The data from this citizen science project will contribute to a “baseline”—data on the current situation, with which future comparisons can be made—for Cape Perpetua Marine Reserve and provide an indicator for forage fish abundance within the reserve. Similar opportunities for volunteers will be offered for volunteers next year, both here and near other marine reserves, so this is a chance to learn about the volunteer opportunities, as well as about Cape Perpetua’s seabird populations.
The free event, open to the public, starts at 7 p.m. at the meeting room of Central Lincoln PUD (2129 North Coast Highway, aka Hwy. 101) in north Newport. The PUD is on the west side of the Highway between Whaler's Village and Atonement Lutheran Church.
For more info, call (541) 265-2965.

 Lecture Will Consider Plastic Marine Debris as Geological Factor
Some have described our current era as “the plasticene age,” given that future geologists are likely to find a layer of indestructible plastic in sediments and rock formations, long after we are gone. It is appropriate, then, that this academic year’s Geology Lecture Series at Southwestern Oregon Community College kicks off with a talk by Giora Proskurowski on “Plastic in the Global Ocean.” The ... MORE 
 Cascade Head Symposium Will Explore Area’s Science and Conservation
Those who have a special interest in the Cascade Head area, whether from the standpoint of scientific research, conservation or simply appreciation of one of the coast’s most beautiful places, will wish to take note of the Cascade Head Science Symposium. This intensely place-based event takes place Oct. 24-25 at Westwind on the Salmon River spit. Jointly sponsored by the Westwind Stewardship ... MORE 
 Another Way to Support Oregon Shores While Shopping
Amazon may dominate the retail world, but now the company is sharing a little of its largesse with non-profits through its AmazonSmile Foundation. By designating your favorite non-profit group—namely, Oregon Shores—through the program, you can assure that a small share of the purchase price of anything sold on their website will go to support our work. Go to ... MORE 
  MILE 287  C Nelson — A great fall day to be at the beach! It was notable that all the regularly used campsites were clean, in contrast to prior years when considerable trash had been left behind. Lots of sand has been ...  MORE 
  MILE 178  Brien M — The annual Fall beach clean-up was today, and weather conditions could not have been better. I filled all three of my SOLV bags, plus an arm full of loose, larger items. Afterward, I was still in ...  MORE 
  MILE 255  bballentine — Beach was the cleanest we have seen it, very few pieces of styrofoam, no water bottles or other packaging. Only two others on beach, 1 running 1 sitting. Found 3 mures that appeared to be exhausted ...  MORE 
  MILE 103  beachnut — Walking at low tide of 0.9 feet at 7 a.m. brought little company, apart from assorted gulls and sanderling-size birds in the wet sand. Jellies of clear and gold ran the extent of the mile, ranging in ...  MORE 
  MILE 102  beachnut — No one else was out (surprise!) on a foggy, moderately windy morning at 6:30 on the northern stretch. Just me and the dogs getting wet in the dark. Gulls, sanderling-size birds and whimbrels were in ...  MORE 
  MILE 289  ollikainen — It was a very pleasant fall equinox on Mile 289. As usual, there is evidence of sand build up and dune formation over the summer. The new sand buried most of the wood and washed up debris, leaving ...  MORE 
  MILE 309  cadonofrio — Driftline remains clean; some shorebirds  MORE 
  MILE 220  kmalarkey — A spectacular day brought many people to the beach. It looked more like California than Oregon. There is remarkably little litter or trash although there seems to be a disturbing trend of people ...  MORE 
  MILE 226  George&Sheila — Numerous vehicles, including RVs, were traveling along the one-way portion of Otter Crest Loop, with a number of people stopping and photographing the ocean and looking for whales. Significant ...  MORE 
  MILE 338  Randy and Beth — A beautiful day on the beach with very little garbage; we picked up about 2 pounds worth only.  MORE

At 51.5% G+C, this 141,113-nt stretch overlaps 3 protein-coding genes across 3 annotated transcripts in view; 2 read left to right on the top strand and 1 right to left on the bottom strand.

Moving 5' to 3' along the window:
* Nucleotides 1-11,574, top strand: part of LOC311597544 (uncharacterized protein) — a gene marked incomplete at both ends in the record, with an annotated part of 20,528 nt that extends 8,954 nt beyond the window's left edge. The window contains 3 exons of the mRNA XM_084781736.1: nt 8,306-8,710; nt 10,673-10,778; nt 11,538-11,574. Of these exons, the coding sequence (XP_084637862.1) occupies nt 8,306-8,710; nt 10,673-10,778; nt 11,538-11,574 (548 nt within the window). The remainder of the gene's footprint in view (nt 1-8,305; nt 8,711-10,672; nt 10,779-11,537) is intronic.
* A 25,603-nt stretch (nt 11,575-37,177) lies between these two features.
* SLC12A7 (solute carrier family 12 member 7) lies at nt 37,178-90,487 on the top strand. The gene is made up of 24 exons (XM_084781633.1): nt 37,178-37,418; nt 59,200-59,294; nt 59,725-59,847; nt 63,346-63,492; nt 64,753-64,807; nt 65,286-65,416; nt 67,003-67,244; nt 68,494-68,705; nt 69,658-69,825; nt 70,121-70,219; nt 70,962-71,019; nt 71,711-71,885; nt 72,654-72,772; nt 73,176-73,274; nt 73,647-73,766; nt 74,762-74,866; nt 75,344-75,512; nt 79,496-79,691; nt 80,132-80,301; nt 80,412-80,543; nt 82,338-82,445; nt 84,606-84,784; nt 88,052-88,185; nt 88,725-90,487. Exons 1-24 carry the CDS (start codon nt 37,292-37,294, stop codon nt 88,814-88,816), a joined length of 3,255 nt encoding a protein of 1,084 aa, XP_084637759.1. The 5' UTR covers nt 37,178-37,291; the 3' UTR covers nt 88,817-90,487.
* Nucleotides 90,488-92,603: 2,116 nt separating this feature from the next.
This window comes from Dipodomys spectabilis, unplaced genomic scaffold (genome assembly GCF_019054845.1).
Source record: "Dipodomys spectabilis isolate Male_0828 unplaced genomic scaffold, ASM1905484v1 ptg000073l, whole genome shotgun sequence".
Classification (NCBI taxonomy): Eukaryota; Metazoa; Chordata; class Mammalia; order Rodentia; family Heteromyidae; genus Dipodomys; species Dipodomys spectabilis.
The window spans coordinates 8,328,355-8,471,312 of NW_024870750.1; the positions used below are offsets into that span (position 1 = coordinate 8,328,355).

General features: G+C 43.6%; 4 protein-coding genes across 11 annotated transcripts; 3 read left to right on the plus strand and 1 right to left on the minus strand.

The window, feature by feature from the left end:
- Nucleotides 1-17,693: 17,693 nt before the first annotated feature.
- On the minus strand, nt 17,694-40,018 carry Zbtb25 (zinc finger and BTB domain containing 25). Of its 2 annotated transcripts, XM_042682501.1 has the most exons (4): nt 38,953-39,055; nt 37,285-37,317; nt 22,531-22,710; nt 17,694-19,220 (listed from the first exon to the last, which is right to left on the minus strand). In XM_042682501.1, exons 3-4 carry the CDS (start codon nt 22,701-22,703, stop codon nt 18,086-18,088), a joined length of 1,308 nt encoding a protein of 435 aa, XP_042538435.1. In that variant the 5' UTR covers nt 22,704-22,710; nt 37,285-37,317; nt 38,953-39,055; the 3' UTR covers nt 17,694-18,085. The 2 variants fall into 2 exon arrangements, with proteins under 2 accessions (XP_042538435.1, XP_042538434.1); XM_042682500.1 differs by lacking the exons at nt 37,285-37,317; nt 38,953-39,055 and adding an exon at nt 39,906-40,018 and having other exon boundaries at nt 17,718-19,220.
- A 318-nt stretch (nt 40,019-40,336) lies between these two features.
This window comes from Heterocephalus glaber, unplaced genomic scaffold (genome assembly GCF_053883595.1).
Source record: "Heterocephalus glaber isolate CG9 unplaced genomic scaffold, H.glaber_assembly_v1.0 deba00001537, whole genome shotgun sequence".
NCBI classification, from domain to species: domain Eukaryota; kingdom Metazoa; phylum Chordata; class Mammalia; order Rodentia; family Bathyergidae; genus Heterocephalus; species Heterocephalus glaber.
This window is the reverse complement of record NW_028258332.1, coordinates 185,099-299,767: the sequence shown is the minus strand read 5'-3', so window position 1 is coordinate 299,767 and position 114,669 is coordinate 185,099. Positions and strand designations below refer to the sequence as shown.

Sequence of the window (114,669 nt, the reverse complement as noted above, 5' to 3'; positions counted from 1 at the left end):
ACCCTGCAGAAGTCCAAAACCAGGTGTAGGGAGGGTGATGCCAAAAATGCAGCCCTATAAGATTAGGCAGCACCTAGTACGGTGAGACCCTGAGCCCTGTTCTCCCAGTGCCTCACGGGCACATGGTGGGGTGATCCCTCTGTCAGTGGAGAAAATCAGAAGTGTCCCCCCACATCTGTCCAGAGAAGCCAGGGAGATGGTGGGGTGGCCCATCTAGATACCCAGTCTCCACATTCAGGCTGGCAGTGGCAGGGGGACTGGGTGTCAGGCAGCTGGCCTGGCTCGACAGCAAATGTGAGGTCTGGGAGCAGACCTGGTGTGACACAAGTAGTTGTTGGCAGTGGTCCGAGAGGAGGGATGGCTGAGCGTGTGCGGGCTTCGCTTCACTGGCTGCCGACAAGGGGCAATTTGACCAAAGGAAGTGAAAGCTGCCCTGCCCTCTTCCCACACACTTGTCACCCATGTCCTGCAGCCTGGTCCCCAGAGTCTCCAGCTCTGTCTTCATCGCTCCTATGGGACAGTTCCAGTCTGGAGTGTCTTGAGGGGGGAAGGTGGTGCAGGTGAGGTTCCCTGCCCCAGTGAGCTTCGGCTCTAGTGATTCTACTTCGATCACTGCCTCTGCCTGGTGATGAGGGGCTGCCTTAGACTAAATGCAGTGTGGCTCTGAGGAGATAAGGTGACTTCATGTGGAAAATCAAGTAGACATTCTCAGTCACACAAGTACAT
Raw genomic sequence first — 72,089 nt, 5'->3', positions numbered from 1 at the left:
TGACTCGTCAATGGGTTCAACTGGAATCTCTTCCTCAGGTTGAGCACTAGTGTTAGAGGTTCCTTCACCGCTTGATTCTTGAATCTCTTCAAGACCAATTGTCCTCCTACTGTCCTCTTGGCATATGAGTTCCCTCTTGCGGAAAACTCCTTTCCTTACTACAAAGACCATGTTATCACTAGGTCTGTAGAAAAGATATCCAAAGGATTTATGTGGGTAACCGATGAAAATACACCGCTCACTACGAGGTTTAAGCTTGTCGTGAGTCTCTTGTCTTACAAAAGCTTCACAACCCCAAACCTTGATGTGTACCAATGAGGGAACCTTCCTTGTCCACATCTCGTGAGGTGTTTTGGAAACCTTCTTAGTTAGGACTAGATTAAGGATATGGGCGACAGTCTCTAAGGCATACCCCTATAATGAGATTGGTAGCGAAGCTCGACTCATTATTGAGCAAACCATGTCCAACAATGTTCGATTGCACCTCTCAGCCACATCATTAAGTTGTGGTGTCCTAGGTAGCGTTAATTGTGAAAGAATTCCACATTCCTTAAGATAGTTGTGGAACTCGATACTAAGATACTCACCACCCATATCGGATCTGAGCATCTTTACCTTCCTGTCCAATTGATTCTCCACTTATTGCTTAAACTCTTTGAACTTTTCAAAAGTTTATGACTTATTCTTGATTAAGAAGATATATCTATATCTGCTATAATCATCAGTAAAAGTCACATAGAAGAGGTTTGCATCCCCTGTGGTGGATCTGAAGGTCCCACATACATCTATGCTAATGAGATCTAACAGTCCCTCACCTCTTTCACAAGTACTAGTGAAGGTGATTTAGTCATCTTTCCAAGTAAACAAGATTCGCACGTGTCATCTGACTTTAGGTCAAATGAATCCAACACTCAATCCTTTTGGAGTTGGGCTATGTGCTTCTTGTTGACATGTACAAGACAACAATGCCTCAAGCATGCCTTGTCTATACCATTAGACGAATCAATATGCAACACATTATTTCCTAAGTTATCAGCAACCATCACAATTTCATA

MILE 248  Dr Kayak — Bald eagle, rhinoceros auklets, and many humans at Cascade Head.  MORE 
  MILE 187  SandyJean DISPATCH  — The weather was beautiful, Low tide. Many people with cameras, many tide pooing. Clean beach. An all around wonderful day on the beach.  MORE 
  MILE 169  oceanwalker842 — Beautiful day just after low tide but not many enjoying it. A couple plus their three dogs had their tent nestled in the dunes surrounded by dune grass. At the high tide line there were scattered ...  MORE 
  MILE 10  SMathis — Nice pleasant day. No major changes to landscape.  MORE 
  MILE 243  HARTLA — Very warm day for Mile 243, 81 degrees air. Piles of empty mussel shells were puzzling (see photo) Otherwise, beaches were clean and litter free. One vehicle stuck in loose sand in permitted area ...  MORE 
  MILE 31  Lorenzo2 — A very sick black and white bird. I think it is a murre, but I'm not sure. (See attached photo.) DEAD BIRDS STRANDED A dead sealion. The same one that I reported Aug. 31 but didn't have photos. ...  MORE 
  MILE 301  DHiggins — Cliffside site of driftwood fire being rehabilitated with horizontal shoring and planting.  MORE 
  MILE 7  DewPoint Dave — A beautiful sunny morning was enjoyed by those who ventured out on mile 7 at 7:00 am at low tide (-0.1 FT). Most notable observation was the condition of two sea stars found on a rock (see photo) ...  MORE 
  MILE 5  brookingsbill — A beautiful day at with a minus tide and fewer than expected people. I tried to get out to tide pools to look for evidence of wasting disease during a minus tide but was unable to do so because the ...  MORE 
  MILE 8  DewPoint Dave — Twenty-six people and eleven dogs were seen enjoying the sunny weather along Mile 8 at Harris Beach State Park. Twelve cars and trucks were counted in the parking area above the beach. The natural ...  MORE 
CoastWatch, a citizen monitoring program, engages Oregonians in personal stewardship over their shoreline. Volunteers adopt mile-long segments of Oregon's coast, keeping watch for natural changes and human-induced impacts, reporting on their observations, and sounding the alarm about threats and concerns.

CoastWatch is founded on individual vigilance and responsibility for one portion of the ocean shore. But the program also links hundreds of 'mile adopters' in a coastwide network of concerned citizens taking action to conserve shoreline resources. CoastWatchers serve as an early warning system not only for the Oregon Shores Conservation Coalition, but also for neighbors along their miles, local government, regulatory agencies and other conservation groups.